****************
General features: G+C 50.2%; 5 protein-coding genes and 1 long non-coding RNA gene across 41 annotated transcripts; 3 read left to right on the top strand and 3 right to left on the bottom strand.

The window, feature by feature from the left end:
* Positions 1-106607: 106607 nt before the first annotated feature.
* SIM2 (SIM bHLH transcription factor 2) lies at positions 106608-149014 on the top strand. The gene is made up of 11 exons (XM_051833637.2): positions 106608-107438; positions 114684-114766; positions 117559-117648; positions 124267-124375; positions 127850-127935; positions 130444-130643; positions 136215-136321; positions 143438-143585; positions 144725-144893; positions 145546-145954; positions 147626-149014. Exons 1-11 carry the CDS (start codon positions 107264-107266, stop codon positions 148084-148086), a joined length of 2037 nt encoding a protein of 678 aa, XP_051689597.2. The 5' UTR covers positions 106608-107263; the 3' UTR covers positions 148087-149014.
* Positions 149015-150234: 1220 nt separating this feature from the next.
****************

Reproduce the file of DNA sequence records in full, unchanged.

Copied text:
General features: G+C 50.2%; 5 protein-coding genes and 1 long non-coding RNA gene across 41 annotated transcripts; 3 read left to right on the top strand and 3 right to left on the bottom strand.

The window, feature by feature from the left end:
* Positions 1-106607: 106607 nt before the first annotated feature.
* SIM2 (SIM bHLH transcription factor 2) lies at positions 106608-149014 on the top strand. The gene is made up of 11 exons (XM_051833637.2): positions 106608-107438; positions 114684-114766; positions 117559-117648; positions 124267-124375; positions 127850-127935; positions 130444-130643; positions 136215-136321; positions 143438-143585; positions 144725-144893; positions 145546-145954; positions 147626-149014. Exons 1-11 carry the CDS (start codon positions 107264-107266, stop codon positions 148084-148086), a joined length of 2037 nt encoding a protein of 678 aa, XP_051689597.2. The 5' UTR covers positions 106608-107263; the 3' UTR covers positions 148087-149014.
* Positions 149015-150234: 1220 nt separating this feature from the next.